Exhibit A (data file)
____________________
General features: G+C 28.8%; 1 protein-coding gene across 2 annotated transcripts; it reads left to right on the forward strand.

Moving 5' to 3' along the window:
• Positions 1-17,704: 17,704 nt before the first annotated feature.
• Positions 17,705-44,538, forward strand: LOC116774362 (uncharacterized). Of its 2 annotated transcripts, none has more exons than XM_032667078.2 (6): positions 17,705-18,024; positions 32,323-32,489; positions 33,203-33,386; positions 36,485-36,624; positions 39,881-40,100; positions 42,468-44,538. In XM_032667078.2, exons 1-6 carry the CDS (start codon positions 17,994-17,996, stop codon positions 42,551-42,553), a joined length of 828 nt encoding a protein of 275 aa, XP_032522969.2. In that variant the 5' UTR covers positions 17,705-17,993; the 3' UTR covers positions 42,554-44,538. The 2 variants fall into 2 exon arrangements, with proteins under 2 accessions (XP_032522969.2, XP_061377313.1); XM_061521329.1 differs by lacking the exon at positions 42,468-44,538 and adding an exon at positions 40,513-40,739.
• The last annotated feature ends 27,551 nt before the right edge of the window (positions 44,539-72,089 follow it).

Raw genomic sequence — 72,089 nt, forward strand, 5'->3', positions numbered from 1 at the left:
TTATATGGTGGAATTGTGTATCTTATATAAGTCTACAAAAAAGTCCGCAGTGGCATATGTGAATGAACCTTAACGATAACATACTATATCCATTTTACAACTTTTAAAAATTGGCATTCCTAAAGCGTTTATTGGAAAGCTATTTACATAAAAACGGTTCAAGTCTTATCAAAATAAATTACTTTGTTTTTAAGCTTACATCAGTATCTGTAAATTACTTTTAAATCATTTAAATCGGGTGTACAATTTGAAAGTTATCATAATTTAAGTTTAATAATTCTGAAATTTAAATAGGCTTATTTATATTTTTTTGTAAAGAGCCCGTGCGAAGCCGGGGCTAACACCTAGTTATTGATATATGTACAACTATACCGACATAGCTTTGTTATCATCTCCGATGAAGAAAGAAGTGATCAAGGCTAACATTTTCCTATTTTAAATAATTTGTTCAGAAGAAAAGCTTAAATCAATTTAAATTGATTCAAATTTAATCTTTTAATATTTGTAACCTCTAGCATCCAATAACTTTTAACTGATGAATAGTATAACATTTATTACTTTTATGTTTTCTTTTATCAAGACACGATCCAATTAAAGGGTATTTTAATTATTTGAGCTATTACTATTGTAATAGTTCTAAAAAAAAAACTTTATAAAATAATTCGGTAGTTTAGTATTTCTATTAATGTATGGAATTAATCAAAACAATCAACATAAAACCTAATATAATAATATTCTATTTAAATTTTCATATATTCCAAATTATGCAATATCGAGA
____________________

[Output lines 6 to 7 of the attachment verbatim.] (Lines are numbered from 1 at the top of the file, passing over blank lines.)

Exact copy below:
Raw genomic sequence — 72,089 nt, forward strand, 5'->3', positions numbered from 1 at the left:
TTATATGGTGGAATTGTGTATCTTATATAAGTCTACAAAAAAGTCCGCAGTGGCATATGTGAATGAACCTTAACGATAACATACTATATCCATTTTACAACTTTTAAAAATTGGCATTCCTAAAGCGTTTATTGGAAAGCTATTTACATAAAAACGGTTCAAGTCTTATCAAAATAAATTACTTTGTTTTTAAGCTTACATCAGTATCTGTAAATTACTTTTAAATCATTTAAATCGGGTGTACAATTTGAAAGTTATCATAATTTAAGTTTAATAATTCTGAAATTTAAATAGGCTTATTTATATTTTTTTGTAAAGAGCCCGTGCGAAGCCGGGGCTAACACCTAGTTATTGATATATGTACAACTATACCGACATAGCTTTGTTATCATCTCCGATGAAGAAAGAAGTGATCAAGGCTAACATTTTCCTATTTTAAATAATTTGTTCAGAAGAAAAGCTTAAATCAATTTAAATTGATTCAAATTTAATCTTTTAATATTTGTAACCTCTAGCATCCAATAACTTTTAACTGATGAATAGTATAACATTTATTACTTTTATGTTTTCTTTTATCAAGACACGATCCAATTAAAGGGTATTTTAATTATTTGAGCTATTACTATTGTAATAGTTCTAAAAAAAAAACTTTATAAAATAATTCGGTAGTTTAGTATTTCTATTAATGTATGGAATTAATCAAAACAATCAACATAAAACCTAATATAATAATATTCTATTTAAATTTTCATATATTCCAAATTATGCAATATCGAGA